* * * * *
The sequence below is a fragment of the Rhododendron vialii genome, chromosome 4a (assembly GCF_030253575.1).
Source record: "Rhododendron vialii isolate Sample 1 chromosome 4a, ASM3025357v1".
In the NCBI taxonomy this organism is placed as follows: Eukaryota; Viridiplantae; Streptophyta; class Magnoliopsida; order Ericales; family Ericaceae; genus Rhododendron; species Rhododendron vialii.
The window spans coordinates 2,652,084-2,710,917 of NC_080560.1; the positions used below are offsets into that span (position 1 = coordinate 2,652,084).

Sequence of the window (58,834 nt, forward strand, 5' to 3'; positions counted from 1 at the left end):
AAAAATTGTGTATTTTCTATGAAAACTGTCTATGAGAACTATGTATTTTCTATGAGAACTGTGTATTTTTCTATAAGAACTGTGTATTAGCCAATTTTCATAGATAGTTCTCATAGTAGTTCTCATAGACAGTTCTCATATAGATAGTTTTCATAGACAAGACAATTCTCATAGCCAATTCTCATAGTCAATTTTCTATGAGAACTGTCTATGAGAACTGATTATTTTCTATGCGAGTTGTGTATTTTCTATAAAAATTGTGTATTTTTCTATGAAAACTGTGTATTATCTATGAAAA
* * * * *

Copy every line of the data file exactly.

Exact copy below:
The sequence below is a fragment of the Rhododendron vialii genome, chromosome 4a (assembly GCF_030253575.1).
Source record: "Rhododendron vialii isolate Sample 1 chromosome 4a, ASM3025357v1".
In the NCBI taxonomy this organism is placed as follows: Eukaryota; Viridiplantae; Streptophyta; class Magnoliopsida; order Ericales; family Ericaceae; genus Rhododendron; species Rhododendron vialii.
The window spans coordinates 2,652,084-2,710,917 of NC_080560.1; the positions used below are offsets into that span (position 1 = coordinate 2,652,084).

Sequence of the window (58,834 nt, forward strand, 5' to 3'; positions counted from 1 at the left end):
AAAAATTGTGTATTTTCTATGAAAACTGTCTATGAGAACTATGTATTTTCTATGAGAACTGTGTATTTTTCTATAAGAACTGTGTATTAGCCAATTTTCATAGATAGTTCTCATAGTAGTTCTCATAGACAGTTCTCATATAGATAGTTTTCATAGACAAGACAATTCTCATAGCCAATTCTCATAGTCAATTTTCTATGAGAACTGTCTATGAGAACTGATTATTTTCTATGCGAGTTGTGTATTTTCTATAAAAATTGTGTATTTTTCTATGAAAACTGTGTATTATCTATGAAAA